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      LoaferDude Investing is based on the fundamentals and factors. For example, one invests in stock because you expect a company to make a profit from its business. You pick which businesses to invest in based on their fundamentals. One invests in bonds for the expectation of an income stream from interest payouts.

      Speculating is more based on trying to take advantage of the price fluctuations themselves. It's a bet on the value of an asset. Buying and selling currency falls into this category. It's no different than comic books, baseball cards, stamps, gold, pork bellies. This is going to be the case for any asset that doesn't actually do something except retain or lose value.

      One can speculate in stock too.... that's what day traders do.

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      • LoaferDude
      • furious_falcon
      • 2 mths ago
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      nolesrule Yes, that definitely makes sense. Just in a manner of discussion, what would you term putting money into companies that offer ICOs for their products built on top of block-chains? For example, ChainLink and such? Their model is to crowdfund their crypto-based IPOs and they are talking working products, not just speculation on the fluctuation in currency. Would that count as an investment? Or would you still put that in a gray area that we still don't know? :) 

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      • nolesrule
      • YNAB4 Evangelist
      • nolesrule
      • 2 mths ago
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      LoaferDude Are you talking about putting money into the companies developing the underlying technology rather than into the currency itself?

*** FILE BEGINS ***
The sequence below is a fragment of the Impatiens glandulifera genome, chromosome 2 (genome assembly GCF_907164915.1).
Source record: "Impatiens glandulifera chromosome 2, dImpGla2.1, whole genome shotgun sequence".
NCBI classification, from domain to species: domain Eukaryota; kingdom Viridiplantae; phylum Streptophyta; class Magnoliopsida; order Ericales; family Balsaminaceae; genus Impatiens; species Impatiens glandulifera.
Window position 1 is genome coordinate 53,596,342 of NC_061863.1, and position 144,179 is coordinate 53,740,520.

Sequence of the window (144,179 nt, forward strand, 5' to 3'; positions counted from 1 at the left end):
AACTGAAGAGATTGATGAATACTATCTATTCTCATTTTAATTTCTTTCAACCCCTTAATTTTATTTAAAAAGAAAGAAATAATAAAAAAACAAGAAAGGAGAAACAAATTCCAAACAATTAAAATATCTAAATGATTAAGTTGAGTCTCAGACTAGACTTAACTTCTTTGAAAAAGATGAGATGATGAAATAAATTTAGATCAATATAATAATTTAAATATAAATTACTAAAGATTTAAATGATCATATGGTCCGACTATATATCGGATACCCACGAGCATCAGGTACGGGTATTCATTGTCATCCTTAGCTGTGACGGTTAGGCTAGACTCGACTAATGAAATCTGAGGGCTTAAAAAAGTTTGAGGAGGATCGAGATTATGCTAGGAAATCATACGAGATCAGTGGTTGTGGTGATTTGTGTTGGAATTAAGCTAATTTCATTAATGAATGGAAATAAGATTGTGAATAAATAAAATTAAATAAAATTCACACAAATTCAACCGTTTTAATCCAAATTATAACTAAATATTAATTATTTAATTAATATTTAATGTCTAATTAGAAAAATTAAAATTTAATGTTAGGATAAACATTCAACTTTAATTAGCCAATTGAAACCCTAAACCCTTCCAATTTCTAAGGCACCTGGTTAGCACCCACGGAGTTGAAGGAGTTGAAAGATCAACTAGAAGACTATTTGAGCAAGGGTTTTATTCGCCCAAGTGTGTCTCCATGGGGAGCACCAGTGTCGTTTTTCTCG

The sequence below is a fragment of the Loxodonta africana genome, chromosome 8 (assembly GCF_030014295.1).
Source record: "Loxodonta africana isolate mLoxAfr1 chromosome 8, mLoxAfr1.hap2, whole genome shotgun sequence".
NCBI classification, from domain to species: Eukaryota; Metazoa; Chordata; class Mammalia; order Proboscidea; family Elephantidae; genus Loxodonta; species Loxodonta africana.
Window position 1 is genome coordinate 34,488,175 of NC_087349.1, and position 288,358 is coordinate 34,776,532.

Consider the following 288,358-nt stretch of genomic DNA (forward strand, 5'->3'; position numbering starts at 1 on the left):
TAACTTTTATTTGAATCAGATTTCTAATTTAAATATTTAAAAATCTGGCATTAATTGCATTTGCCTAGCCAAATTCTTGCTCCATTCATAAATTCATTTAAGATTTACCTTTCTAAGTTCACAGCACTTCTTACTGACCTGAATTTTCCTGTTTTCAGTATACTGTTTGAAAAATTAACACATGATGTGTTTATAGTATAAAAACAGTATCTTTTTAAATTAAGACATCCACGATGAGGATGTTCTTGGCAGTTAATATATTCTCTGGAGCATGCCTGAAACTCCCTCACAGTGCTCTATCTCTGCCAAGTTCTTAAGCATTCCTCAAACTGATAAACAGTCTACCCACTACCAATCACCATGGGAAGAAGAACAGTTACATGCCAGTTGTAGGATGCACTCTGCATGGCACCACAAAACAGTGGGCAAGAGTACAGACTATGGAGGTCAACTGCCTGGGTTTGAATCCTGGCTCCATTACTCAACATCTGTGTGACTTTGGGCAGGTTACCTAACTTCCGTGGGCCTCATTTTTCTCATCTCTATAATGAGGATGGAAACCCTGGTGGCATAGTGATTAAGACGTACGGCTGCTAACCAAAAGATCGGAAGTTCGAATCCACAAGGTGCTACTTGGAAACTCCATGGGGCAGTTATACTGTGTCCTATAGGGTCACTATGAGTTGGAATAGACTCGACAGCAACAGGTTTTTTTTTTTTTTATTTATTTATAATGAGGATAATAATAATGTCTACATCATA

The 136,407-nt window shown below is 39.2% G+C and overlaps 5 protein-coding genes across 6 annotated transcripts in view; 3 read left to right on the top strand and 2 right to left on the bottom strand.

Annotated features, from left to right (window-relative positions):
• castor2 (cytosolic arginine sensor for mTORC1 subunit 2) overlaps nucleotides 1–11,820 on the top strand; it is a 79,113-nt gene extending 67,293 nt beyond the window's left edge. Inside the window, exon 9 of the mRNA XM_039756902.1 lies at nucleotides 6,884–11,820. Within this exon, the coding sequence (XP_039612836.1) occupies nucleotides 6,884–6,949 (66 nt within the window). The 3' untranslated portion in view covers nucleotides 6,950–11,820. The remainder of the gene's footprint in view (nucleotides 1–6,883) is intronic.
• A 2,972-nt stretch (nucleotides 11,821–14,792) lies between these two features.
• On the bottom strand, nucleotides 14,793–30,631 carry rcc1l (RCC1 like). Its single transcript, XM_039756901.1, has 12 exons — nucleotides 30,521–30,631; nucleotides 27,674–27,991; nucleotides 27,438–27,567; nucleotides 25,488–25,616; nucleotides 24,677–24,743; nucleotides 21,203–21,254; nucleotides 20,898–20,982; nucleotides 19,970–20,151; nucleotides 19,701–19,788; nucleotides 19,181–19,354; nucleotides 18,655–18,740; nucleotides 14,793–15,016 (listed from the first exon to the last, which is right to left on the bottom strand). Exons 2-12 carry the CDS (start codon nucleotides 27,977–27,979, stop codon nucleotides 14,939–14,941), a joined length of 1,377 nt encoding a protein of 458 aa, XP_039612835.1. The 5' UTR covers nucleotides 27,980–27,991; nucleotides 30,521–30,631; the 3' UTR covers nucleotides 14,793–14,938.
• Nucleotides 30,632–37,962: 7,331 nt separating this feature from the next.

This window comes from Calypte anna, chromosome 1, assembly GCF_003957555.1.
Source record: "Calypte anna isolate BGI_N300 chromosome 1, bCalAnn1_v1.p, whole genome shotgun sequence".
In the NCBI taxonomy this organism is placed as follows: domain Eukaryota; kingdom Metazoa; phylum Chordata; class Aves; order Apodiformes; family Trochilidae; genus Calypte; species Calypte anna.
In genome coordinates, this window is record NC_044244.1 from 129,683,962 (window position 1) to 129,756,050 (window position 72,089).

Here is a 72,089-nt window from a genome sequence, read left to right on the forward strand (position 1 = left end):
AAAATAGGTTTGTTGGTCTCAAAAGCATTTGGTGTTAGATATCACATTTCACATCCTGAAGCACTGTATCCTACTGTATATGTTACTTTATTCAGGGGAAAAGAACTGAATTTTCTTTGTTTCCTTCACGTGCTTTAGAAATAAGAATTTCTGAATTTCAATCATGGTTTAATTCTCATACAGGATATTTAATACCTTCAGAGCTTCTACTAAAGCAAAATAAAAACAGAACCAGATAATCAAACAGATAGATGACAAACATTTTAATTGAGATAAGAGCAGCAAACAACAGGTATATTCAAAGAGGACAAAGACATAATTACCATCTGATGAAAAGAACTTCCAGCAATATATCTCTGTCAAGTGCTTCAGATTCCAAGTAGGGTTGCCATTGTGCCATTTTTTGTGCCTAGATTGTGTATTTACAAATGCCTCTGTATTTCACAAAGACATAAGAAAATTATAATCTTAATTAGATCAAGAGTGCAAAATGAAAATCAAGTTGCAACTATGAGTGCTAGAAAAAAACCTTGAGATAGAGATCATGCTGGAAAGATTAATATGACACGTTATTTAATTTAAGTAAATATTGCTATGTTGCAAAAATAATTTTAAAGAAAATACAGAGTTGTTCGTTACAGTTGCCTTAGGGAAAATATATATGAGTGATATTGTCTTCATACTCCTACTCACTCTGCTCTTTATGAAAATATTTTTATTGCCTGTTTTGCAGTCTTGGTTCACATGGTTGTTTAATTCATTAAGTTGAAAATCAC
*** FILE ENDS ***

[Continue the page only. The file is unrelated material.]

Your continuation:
I think that would be analogous to putting money into precious metals mining companies rather than into precious metals itself.

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      • LoaferDude
      • furious_falcon
      • 2 mths ago
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      nolesrule Yup. So basically, I understand your differentiation of speculation and investing. If we take, let's say BitCoin or Ethereum themselves as an example, you are speculating on the value fluctuations of the cryptocurrency itself and trying to make money from it.

      The underlying technology is a block-chain and there are companies that build products on top of block-chains that do different things. The only difference in the approach to an IPO is that it is mostly cryptocurrency based. So you would be investing in the company with your cryptocurrency and they offer you returns in terms of their cryptocurrency, which now you will have a stake in to see it grow. Does that make sense? 

      So now, you have a gray area where you are technically 'investing' in a company and its ability to grow its market cap, but then you are also doing that by speculating on the underlying technology. Many times, that underlying block-chain based product in built to solve some problem in the cryptocurrency space. So it technically bleeds over into speculating about the cryptocurrency itself, at some point. That is what was interesting to me when you made the distinction. :)